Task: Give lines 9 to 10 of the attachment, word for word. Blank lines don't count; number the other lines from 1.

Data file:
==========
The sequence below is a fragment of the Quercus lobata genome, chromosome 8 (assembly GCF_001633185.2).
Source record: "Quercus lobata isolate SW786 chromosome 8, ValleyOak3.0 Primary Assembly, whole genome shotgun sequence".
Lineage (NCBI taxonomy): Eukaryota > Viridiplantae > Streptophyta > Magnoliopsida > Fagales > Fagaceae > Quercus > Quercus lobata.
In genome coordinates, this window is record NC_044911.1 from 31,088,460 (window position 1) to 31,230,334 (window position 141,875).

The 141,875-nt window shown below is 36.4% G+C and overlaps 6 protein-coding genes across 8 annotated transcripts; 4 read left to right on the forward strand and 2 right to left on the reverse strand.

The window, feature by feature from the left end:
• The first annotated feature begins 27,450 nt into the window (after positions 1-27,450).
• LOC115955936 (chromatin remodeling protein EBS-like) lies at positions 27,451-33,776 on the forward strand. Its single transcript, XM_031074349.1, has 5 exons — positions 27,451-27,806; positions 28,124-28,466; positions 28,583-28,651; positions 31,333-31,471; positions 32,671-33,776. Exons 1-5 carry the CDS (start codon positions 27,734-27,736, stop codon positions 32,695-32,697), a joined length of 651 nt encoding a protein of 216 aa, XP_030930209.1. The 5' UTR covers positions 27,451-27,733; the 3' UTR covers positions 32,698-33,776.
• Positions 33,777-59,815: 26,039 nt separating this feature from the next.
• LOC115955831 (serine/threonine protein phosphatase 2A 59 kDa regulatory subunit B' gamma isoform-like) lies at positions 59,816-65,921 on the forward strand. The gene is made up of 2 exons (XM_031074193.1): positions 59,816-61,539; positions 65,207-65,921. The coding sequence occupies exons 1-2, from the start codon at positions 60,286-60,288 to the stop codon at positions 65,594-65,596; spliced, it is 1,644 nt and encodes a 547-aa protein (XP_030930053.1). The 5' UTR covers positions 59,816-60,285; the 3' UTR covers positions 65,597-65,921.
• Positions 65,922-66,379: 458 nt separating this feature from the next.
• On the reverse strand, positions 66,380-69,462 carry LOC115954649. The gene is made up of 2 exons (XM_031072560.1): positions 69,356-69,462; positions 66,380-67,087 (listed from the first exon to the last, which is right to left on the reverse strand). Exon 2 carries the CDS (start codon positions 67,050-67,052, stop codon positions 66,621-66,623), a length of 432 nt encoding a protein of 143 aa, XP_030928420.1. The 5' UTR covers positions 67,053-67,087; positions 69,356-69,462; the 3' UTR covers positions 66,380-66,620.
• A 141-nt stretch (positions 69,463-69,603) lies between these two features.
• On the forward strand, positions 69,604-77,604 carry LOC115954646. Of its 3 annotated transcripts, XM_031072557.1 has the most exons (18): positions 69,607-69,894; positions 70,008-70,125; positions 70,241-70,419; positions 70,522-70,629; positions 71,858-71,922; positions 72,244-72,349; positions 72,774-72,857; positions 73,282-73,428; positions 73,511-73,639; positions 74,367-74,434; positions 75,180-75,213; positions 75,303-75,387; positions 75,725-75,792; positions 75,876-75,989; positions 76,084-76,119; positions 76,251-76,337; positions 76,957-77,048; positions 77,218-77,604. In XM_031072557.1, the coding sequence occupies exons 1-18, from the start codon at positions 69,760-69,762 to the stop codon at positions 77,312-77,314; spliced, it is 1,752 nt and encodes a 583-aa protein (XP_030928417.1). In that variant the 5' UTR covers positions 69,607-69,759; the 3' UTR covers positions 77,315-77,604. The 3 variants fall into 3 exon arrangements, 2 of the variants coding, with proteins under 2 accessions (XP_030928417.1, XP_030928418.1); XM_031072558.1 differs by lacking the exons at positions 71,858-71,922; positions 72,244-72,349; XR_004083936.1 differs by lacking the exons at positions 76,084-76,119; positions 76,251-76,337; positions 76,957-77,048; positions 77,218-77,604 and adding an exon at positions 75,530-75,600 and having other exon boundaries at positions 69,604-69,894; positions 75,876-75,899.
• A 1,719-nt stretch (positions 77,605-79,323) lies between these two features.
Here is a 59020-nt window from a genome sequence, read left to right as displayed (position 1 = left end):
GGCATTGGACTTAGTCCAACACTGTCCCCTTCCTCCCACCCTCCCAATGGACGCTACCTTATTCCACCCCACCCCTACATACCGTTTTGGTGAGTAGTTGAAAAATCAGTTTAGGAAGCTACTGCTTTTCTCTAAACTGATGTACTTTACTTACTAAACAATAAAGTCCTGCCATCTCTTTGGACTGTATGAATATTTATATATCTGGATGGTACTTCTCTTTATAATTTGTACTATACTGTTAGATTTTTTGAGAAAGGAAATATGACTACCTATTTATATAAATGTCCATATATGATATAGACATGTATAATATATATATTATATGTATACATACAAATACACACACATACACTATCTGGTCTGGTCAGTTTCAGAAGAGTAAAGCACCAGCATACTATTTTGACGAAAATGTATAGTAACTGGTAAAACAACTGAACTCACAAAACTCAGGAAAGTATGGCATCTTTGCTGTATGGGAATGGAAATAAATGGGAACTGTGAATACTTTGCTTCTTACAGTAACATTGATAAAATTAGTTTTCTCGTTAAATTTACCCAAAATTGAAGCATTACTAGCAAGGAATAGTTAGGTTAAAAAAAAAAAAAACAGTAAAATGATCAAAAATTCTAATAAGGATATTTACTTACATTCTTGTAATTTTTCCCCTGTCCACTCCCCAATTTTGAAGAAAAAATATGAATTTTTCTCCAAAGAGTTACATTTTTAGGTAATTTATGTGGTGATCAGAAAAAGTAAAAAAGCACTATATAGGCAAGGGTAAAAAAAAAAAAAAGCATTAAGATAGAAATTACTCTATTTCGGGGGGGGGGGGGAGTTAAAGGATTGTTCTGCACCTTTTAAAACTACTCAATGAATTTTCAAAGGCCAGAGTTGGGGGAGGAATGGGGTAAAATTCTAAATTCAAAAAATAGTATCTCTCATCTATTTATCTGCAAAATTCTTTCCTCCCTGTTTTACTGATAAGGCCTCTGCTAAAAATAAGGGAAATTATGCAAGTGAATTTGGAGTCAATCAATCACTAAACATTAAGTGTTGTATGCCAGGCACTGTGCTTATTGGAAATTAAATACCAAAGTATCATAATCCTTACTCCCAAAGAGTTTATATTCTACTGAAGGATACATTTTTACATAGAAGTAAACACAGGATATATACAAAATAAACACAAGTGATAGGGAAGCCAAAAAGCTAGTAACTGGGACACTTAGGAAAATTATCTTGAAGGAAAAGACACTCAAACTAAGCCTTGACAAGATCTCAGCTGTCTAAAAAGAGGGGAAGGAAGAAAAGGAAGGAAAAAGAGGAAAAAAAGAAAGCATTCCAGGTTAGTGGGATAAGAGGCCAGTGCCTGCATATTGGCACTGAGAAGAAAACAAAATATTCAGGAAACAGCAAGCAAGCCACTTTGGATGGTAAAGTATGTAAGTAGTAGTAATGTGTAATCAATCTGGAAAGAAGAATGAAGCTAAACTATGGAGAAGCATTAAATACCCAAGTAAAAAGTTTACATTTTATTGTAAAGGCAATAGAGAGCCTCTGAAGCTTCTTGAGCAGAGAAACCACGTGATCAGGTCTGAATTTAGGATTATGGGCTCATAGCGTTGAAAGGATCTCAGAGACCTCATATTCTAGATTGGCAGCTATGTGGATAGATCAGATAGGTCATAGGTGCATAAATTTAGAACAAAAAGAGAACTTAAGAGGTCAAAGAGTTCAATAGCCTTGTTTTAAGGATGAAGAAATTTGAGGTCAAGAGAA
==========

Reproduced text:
• Positions 33,777-59,815: 26,039 nt separating this feature from the next.
• LOC115955831 (serine/threonine protein phosphatase 2A 59 kDa regulatory subunit B' gamma isoform-like) lies at positions 59,816-65,921 on the forward strand. The gene is made up of 2 exons (XM_031074193.1): positions 59,816-61,539; positions 65,207-65,921. The coding sequence occupies exons 1-2, from the start codon at positions 60,286-60,288 to the stop codon at positions 65,594-65,596; spliced, it is 1,644 nt and encodes a 547-aa protein (XP_030930053.1). The 5' UTR covers positions 59,816-60,285; the 3' UTR covers positions 65,597-65,921.